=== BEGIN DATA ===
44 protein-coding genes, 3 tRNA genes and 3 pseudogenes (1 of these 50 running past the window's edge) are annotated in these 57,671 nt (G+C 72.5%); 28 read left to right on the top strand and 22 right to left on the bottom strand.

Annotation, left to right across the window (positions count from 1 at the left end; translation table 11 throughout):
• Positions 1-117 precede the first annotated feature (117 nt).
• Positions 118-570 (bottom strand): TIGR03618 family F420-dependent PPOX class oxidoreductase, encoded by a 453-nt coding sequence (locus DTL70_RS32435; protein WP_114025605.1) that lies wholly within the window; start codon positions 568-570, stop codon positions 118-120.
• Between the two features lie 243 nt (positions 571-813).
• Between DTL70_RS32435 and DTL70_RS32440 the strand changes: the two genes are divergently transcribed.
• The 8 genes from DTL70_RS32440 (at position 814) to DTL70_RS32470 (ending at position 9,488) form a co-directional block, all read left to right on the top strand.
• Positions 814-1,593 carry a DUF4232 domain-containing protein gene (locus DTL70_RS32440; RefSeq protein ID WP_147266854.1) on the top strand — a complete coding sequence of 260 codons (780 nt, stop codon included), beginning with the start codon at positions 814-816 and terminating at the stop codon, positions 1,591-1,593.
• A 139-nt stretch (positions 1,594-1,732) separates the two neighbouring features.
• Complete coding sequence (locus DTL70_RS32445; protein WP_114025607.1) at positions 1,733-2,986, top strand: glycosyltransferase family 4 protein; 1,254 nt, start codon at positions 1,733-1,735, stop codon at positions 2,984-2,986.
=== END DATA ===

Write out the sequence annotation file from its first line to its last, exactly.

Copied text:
44 protein-coding genes, 3 tRNA genes and 3 pseudogenes (1 of these 50 running past the window's edge) are annotated in these 57,671 nt (G+C 72.5%); 28 read left to right on the top strand and 22 right to left on the bottom strand.

Annotation, left to right across the window (positions count from 1 at the left end; translation table 11 throughout):
• Positions 1-117 precede the first annotated feature (117 nt).
• Positions 118-570 (bottom strand): TIGR03618 family F420-dependent PPOX class oxidoreductase, encoded by a 453-nt coding sequence (locus DTL70_RS32435; protein WP_114025605.1) that lies wholly within the window; start codon positions 568-570, stop codon positions 118-120.
• Between the two features lie 243 nt (positions 571-813).
• Between DTL70_RS32435 and DTL70_RS32440 the strand changes: the two genes are divergently transcribed.
• The 8 genes from DTL70_RS32440 (at position 814) to DTL70_RS32470 (ending at position 9,488) form a co-directional block, all read left to right on the top strand.
• Positions 814-1,593 carry a DUF4232 domain-containing protein gene (locus DTL70_RS32440; RefSeq protein ID WP_147266854.1) on the top strand — a complete coding sequence of 260 codons (780 nt, stop codon included), beginning with the start codon at positions 814-816 and terminating at the stop codon, positions 1,591-1,593.
• A 139-nt stretch (positions 1,594-1,732) separates the two neighbouring features.
• Complete coding sequence (locus DTL70_RS32445; protein WP_114025607.1) at positions 1,733-2,986, top strand: glycosyltransferase family 4 protein; 1,254 nt, start codon at positions 1,733-1,735, stop codon at positions 2,984-2,986.